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    Op-Ed
    Tuesday, February 27, 2024

    The Boeing 737 Max 9 safety problems show the FAA isn’t doing its job. We need whistleblowers

    The United States has enjoyed years of extraordinarily safe air travel. While this is a remarkable feat, it shouldn’t take a viral video and loose bolts to invite tough questions for airplane manufacturers and the industry as a whole.

    A line of 787 jets are parked Thursday at Boeing's Paine Field in Everett, Wash. Boeing's newest, flashiest jet was grounded worldwide until a fix for its battery problem is found that satisfies the U.S. Federal Aviation Administration. It's not clear how long the investigation — or the fix — will take, but it won't be cheap for Boeing. Boeing currently builds five 787s every month. It hasn't delivered any since Jan. 3, before the first battery fire.

    The recent news of a door plug on Alaska Airlines Flight 1282 blowing out after takeoff is alarming for all who fly. The resulting inspections of the Boeing 737 Max 9 fleet, which turned up loose bolts and similar issues in these planes, begs grave questions: How did this happen? Why didn’t we know about this? Why did it take a near disaster for these flaws to come to light?

    This stunning problem also suggests that the safety we have enjoyed in commercial air travel has come in spite of decades of a Federal Aviation Administration that is, by its own admission, understaffed, underfunded and drained of expertise across the agency. In truth, it is clear now that we have not been very safe; instead, we have been very lucky. The only recent consequence of these problems domestically until now is a series of near misses on runways.

    These safety and regulatory problems go far deeper than air traffic control; they have significant effects on airplane manufacturing. As a whistleblower in 2019 reported, significant issues at the factories that manufacture Boeing planes led him to seriously question the safety of the aircraft going to fly, but no action was taken on his concerns, and FAA regulators routinely sided with industry.

    The unfortunate truth is that in its recent history of abdicating much of the expertise in safety to the airplane manufacturers and third parties, the FAA effectively operates as an agency that is captive to some of the largest aviation companies. Without an empowered regulator to step in and preemptively ensure planes are safe, these airlines are only accountable for their safety in that accidents do not affect their bottom line.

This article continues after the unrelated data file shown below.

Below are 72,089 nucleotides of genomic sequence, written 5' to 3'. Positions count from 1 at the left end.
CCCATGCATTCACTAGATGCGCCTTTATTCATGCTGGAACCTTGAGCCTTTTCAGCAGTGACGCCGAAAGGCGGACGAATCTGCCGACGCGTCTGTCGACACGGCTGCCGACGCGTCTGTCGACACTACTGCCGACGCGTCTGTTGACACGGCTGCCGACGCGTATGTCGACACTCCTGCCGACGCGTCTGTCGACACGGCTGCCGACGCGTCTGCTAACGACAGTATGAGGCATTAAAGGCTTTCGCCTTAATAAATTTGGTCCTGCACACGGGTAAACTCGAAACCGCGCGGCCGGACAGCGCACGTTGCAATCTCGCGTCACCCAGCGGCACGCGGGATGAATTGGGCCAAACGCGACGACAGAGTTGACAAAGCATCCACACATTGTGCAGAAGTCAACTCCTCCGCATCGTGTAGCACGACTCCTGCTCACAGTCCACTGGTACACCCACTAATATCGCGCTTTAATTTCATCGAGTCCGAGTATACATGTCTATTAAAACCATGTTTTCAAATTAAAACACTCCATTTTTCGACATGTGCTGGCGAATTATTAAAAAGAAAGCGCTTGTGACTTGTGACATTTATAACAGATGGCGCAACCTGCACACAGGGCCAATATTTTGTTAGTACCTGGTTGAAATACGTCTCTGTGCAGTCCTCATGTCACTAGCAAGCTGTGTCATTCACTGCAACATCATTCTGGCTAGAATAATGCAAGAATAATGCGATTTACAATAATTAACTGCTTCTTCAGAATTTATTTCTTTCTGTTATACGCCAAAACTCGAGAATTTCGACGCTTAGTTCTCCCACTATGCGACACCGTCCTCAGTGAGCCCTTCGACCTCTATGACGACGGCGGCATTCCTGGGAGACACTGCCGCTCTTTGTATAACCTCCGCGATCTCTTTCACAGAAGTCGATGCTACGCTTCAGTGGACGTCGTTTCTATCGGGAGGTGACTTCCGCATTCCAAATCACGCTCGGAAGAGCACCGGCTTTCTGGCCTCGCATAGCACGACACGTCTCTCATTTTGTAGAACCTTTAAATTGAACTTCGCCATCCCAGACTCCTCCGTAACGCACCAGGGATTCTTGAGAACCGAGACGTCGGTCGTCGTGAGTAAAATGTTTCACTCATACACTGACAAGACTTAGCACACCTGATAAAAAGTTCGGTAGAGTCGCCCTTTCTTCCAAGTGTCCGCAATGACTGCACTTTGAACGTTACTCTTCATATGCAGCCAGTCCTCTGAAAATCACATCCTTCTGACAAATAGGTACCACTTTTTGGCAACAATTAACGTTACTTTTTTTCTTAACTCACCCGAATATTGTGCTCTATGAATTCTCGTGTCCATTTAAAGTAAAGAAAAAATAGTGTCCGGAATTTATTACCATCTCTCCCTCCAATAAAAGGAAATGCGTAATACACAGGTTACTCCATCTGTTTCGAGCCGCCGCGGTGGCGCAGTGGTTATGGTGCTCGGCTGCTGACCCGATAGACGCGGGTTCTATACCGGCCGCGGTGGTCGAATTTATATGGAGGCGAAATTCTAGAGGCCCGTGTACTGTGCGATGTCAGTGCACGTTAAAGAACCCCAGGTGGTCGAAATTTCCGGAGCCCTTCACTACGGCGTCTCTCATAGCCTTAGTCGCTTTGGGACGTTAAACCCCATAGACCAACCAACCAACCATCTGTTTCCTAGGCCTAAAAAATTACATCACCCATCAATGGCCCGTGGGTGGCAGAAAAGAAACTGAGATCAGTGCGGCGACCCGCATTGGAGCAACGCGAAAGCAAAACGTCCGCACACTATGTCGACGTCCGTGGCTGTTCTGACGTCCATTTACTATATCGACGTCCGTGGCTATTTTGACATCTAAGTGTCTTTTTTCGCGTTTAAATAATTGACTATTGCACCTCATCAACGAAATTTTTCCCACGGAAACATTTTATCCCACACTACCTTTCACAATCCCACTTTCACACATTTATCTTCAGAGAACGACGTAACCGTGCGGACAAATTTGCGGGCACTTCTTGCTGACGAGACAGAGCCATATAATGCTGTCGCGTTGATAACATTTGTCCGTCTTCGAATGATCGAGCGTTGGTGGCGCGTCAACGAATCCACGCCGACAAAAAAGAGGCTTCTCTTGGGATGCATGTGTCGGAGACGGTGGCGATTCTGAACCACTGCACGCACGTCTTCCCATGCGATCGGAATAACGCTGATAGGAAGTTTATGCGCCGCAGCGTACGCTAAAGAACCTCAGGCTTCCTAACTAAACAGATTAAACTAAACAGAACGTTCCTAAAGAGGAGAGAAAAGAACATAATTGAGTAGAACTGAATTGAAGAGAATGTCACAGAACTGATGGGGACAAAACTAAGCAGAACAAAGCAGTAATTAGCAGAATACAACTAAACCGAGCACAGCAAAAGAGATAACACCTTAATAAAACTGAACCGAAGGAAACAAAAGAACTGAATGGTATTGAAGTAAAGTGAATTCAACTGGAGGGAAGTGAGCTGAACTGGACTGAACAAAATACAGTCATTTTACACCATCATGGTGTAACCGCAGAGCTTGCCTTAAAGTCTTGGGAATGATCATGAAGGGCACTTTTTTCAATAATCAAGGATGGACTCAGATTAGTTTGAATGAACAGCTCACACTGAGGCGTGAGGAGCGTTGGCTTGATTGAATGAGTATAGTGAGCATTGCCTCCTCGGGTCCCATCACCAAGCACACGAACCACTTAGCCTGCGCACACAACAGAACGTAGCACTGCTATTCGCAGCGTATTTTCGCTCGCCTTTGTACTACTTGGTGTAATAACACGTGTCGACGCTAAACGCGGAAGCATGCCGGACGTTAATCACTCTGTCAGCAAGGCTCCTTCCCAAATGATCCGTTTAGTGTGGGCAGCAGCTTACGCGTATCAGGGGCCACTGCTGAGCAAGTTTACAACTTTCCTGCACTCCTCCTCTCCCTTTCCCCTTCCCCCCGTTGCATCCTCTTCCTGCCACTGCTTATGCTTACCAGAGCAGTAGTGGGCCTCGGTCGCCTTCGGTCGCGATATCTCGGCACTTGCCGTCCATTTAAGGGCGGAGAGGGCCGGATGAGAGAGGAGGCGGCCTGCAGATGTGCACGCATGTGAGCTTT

In my own practice, I know that the fear of shareholder reprisal does not meaningfully save lives before calamity strikes — but it does lead companies to cut corners and push safety to its limit in the name of profit. In the absence of a regulator, we need more people to come forward to tell their stories. We need whistleblowers who are willing to speak up and start answering our critical questions.

    The CEO of Boeing, Dave Calhoun, recently wrote in a memo to employees that “when serious accidents like this occur, it is critical for us to work transparently with our customers and regulators to understand and address the causes of the event, and to ensure they don’t happen again.”

    Indeed, this is the “happen again” portion of Boeing’s safety issues with the 737 Max line. We have witnessed the result of this long-standing lack of factory oversight in the airline industry before. The crashes of Indonesian Lion Air Flight 610 in 2018 and Ethiopian Airlines Flight 302 in 2019, both Boeing 737 Max 8 planes, together killed 346 people and led to significant international litigation against the company. A whistleblower, in the right place at the right time, may very well have prevented the technical problems with the stabilizing feature that led to these crashes.

    While these safety failures back then and now in 2024 should never have progressed to this point, this is a key moment for whistleblowers to be heard. There are real questions about the critical safety issues that have flown under the radar for too long, and somebody, at an aircraft manufacturer, at a federal agency, knows the true story of how we arrived here and what needs to change.

    Whistleblowers should also know that the law protects them — including the FAA Voluntary Safety Reporting Program — to ensure employees can safely speak up.

    I urge anyone who may be able to shed light on these critical safety issues to blow the whistle. Doing so may just save lives, and in the absence of meaningful regulatory action from the FAA, our safety requires that brave people come forward and tell us what they know.

    Debra Katz is a whistleblower and civil rights attorney and a founding partner of Katz Banks Kumin LLP.

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